Hungarian director András Fésős is in post-production with his sophomore feature “Rise Up and Walk,” starring Romania’s Bogdan Dumitrache, who won best actor prizes at Locarno with “Best Intentions” and San Sebastian with “Pororoca,” Film New Europe reports.
The film tells the story of a father and son’s difficult reunion, and involves several spectacular firefighter rescues.
Sándor Félix becomes the guardian angel of those who want to end their lives. However, not everyone in town is enthusiastic about his selfless work. After the death of his mother, Félix’s son Kristóf became estranged from his father. He makes videos of depressed people, who have given up hope.
“Beyond the fact that it looks into the depths of the human soul and dissects such a difficult subject as suicide, the film tells a life-affirming story about our times which is intended for a wide audience. From the beginning, I tried to emphasize hope and the power of love through the story of a father and his son,” Fésős said in a statement. Fésős wrote the script with Balázs Maruszki.
This is Dumitrache’s second Hungarian-speaking film after “Spirál,” directed by Cecilia Felméri.
Félix, the son, is portrayed by Olivér Börcsök, in a first leading role in a film. He previously appeared in TV series “The Teacher,” as well as in the feature film “Seven Small Coincidences.”
Barnabás Hutlassa is producing through Film Force. Péter Szatmári is the DoP.
The 30-day shoot, which wrapped at the end of June, took place in several locations in Budapest. It received 1.1 million Euros production grant from Hungary’s National Film Institute.
Fórum Hungary will release “Rise Up and Walk” in Hungary next year.
Doc ‘Fiume O Morte!’ Wraps
Igor Bezinović has finished his two-year shoot for feature documentary “Fiume o morte!” The Croatian/Slovenian/Italian coproduction centers on Italian poet Gabrielle D’Annunzio.
The film reconstructs the events in which D’Annunzio, accompanied by about a thousand rebellious Italian soldiers, captured the Croatian city of Rijeka in September 1919, and declared it his own micro-nation. This was followed by a short period in which Rijeka became a haven for artists and free thinkers, but also a place where the idea of nationalism flourished. Following bloody clashes in January 1921, the regular Italian army expelled D’Annunzio, but many ideas that emerged during his Rijeka episode were seen later in Mussolini’s regime.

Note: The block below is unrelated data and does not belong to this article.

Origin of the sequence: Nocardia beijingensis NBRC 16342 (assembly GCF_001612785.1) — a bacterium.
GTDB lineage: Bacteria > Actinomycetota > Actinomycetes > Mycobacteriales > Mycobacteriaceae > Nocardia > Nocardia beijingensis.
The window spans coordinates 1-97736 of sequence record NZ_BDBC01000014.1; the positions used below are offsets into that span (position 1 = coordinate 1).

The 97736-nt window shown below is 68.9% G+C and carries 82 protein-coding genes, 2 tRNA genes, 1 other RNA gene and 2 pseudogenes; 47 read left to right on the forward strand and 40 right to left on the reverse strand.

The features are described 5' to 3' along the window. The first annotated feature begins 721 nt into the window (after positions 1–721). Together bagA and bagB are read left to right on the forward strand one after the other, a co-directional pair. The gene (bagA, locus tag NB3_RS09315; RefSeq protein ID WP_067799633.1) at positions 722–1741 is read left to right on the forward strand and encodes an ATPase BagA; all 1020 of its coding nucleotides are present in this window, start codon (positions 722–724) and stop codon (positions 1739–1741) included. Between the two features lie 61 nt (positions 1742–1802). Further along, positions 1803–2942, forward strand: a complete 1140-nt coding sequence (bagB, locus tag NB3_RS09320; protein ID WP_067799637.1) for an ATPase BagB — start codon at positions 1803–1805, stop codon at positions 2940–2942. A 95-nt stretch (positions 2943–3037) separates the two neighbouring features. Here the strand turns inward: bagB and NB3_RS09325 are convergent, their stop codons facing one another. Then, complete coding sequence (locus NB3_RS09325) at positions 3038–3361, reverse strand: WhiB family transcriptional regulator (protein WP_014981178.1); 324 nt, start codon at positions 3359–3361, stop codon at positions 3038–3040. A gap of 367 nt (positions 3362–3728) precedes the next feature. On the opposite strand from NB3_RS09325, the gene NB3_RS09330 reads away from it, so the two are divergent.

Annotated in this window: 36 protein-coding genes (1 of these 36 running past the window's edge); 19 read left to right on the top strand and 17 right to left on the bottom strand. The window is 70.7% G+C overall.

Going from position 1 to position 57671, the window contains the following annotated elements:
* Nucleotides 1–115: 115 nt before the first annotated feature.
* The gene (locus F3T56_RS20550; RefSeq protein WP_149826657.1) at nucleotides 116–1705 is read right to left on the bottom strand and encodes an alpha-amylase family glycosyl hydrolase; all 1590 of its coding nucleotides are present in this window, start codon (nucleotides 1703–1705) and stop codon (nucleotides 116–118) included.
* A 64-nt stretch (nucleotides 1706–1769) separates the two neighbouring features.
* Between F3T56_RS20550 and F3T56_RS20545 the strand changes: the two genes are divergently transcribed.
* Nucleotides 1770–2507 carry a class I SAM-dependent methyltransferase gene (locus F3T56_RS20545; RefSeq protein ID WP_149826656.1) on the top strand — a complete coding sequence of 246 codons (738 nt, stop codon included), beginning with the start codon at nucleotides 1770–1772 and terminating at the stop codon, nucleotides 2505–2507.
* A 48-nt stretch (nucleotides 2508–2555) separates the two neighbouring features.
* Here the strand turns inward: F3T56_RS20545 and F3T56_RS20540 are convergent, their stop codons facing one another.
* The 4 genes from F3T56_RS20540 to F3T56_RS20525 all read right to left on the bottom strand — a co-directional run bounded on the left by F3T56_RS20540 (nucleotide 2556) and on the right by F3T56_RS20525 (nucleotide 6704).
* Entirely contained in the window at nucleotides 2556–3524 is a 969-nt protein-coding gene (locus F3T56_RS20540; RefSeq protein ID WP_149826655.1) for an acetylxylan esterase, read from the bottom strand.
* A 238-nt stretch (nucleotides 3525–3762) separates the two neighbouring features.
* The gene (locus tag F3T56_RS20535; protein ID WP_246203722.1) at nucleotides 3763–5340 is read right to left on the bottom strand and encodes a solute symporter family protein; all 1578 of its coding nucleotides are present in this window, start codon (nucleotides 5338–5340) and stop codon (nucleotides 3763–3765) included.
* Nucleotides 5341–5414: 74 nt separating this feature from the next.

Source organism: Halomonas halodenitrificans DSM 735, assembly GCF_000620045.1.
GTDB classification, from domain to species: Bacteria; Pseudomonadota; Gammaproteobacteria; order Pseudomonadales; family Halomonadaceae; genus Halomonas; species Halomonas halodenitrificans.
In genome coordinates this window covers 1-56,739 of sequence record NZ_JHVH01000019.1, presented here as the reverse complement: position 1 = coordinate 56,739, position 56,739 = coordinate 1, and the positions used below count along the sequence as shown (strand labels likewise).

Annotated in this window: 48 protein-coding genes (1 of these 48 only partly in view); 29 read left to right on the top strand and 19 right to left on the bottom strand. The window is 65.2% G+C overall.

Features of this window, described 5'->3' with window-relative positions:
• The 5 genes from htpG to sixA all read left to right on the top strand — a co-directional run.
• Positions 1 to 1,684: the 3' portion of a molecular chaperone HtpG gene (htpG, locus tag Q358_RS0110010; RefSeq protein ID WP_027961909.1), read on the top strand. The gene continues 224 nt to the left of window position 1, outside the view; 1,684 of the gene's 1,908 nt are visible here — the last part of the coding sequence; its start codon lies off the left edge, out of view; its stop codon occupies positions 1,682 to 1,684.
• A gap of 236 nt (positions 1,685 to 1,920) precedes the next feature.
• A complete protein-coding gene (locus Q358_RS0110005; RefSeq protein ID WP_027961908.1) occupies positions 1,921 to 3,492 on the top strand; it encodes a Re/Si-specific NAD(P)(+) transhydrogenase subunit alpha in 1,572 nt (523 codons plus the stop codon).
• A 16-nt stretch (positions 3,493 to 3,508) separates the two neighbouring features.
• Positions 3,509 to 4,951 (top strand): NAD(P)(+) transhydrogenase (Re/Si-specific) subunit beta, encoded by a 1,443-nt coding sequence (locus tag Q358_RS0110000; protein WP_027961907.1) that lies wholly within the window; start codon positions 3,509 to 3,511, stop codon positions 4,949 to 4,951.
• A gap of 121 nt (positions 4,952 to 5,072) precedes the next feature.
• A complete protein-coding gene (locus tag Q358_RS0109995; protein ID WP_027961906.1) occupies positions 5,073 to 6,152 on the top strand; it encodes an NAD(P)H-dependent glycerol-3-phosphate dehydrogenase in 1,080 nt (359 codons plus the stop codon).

The DoP was Slovenia’s Gregor Božič, who directed “Stories from the Chestnut Woods,” last year’s Slovenian Oscar candidate.
The shoot took place in Rijeka and Trieste in Italy, in D’Annunzio’s residence Vittoriali degli Italiani in Gradone, near Lake Garda in Italy, and in the Slovenian and Italian Karst region.
“Fiume o morte!” is produced by Vanja Jambrović and Tibor Keser through Restart in Croatia, and coproduced by Marina Gumzi through Nosorogi in Slovenia, and Erica Barbiani through Videomante in Italy. The film is supported by the Croatian Audiovisual Centre with 105,000 Euros, Creative Europe – MEDIA with 25,000 Euros, Eurimages with 140,000 Euros and RE-ACT with 8,000 Euros.
The premiere is planned for the second half of 2023 or the beginning of 2024.
Zdeněk Jiráský in Post-Production With ‘I Don’t Love You Anymore’
Czech director/writer Zdeněk Jiráský is in post-production with his feature film “I Don’t Love You Anymore,” a Czech/Slovak/Romanian coproduction about two kids on the run. The project participated in First Cut Lab at this year’s Karlovy Vary Film Festival.
Marek, 13, who hates his mother’s boyfriend, is constantly shooting and posting videos online. These impress Tereza, 12, “a good family girl.” Together, they start filming risky situations that they stage. Then Tereza suggests they run away from home. They stage ever tougher videos and pretend Marek kidnapped her. After Marek calls Tereza’s mother, there is no way back. They buy train tickets to go as far as possible and end up in Bucharest, in a dirty apartment-block neighborhood, stealing food.
“The concept of this unconventional road trip of two children is rooted in the tradition of verite-ism, which demands observation rather than staging. The low-budget method assumes a minimal crew which works with maximum concentration to develop and create the best possible conditions for two 13-year-old children whose performance is crucial to the result. The film will be partially based on improvisation,” Zdeněk Jiráský said in a statement.
The film is produced by Jordi Niubó through i/o post (Czech Republic), and coproduced by Arina film production (Slovakia) and Tangaj Production (Romania).
The project is supported by the Czech Film Fund, the Slovak Audiovisual Fund, the Czecj Ústi Region, and Sony Europe.
The total budget is 500,000 Euros.
The shoot started on March 1 and wrapped on May 30.
This article is published in partnership with online news service Film New Europe, which covers film and TV industry news from across Central and Eastern Europe.
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